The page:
Andres Torres, CF—New York Mets

Someone might take him for a low-level prospect. He’s under team control for 2013, but the Mets are going to non-tender him if he’s still with the organization.

Jose Reyes, SS—Miami Marlins

There’s $96 million on his deal from 2013-2016. Given the way the Marlins operate, it’s safe to say that another team is going to be paying it off sooner or later. Maybe sooner. Maybe later. Who knows? No one’s claiming him. He’s not a player around whom to build.

Mark Buehrle, LHP—Miami Marlins

The contract: $11 million in 2013; $18 million in 2014; $19 million in 2015.

With the new ballpark and the pressure on the front office, the Marlins have to put forth the pretense of being competitive in 2013 and Buehrle can still pitch while not costing much for his skills in 2013.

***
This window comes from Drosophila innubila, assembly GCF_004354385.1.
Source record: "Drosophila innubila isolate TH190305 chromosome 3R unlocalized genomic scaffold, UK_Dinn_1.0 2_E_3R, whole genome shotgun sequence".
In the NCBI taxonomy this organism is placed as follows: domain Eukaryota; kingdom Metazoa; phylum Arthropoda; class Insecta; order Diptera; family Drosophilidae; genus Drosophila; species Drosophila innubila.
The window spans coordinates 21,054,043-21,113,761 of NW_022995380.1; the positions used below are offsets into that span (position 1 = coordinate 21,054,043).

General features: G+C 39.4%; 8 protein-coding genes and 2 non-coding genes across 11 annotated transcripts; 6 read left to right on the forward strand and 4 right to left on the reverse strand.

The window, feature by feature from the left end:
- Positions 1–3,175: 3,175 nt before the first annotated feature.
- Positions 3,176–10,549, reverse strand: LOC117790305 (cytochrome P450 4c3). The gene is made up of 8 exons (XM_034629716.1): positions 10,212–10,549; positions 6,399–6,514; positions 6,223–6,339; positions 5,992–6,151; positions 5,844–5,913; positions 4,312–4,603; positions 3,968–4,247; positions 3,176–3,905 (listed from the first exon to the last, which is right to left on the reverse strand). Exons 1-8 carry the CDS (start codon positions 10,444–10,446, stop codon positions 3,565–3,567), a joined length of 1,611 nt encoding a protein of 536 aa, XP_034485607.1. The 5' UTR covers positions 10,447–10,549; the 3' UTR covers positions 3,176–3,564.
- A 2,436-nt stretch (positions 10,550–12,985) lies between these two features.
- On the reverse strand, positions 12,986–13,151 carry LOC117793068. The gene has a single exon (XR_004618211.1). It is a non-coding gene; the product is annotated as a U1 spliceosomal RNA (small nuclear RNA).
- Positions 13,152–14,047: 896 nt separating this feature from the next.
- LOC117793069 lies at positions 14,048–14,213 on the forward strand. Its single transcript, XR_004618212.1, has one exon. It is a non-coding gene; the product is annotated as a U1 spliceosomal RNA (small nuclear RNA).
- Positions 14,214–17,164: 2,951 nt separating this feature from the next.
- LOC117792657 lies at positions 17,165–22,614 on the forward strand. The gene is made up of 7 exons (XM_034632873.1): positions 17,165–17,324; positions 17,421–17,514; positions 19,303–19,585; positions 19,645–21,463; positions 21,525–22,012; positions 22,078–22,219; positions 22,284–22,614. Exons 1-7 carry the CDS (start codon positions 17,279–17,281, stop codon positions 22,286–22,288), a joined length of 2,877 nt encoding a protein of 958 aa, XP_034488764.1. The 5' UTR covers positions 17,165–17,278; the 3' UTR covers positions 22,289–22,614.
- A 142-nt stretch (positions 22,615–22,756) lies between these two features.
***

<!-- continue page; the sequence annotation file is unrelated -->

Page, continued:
Given the history of the Marlins under Jeffrey Loria, what did the agents of these players—Reyes and Buehrle—think when they got these backloaded deals? That this time there wouldn’t be a sell-off? This time they were going to keep the team together, win or lose? Reyes and Buehrle wanted their guaranteed money and they got it. They might be playing in space by the time the contracts bloat, but so what? They’re getting paid.

Carlos Lee, 1B/OF—Miami Marlins

He has a no-trade clause to 14 teams and isn’t afraid to exercise it. Someone will take him in late August as a righty bat off the bench hoping that a change wakes up his power bat. He’s a free agent at the end of the season.

Carlos Zambrano, RHP—Miami Marlins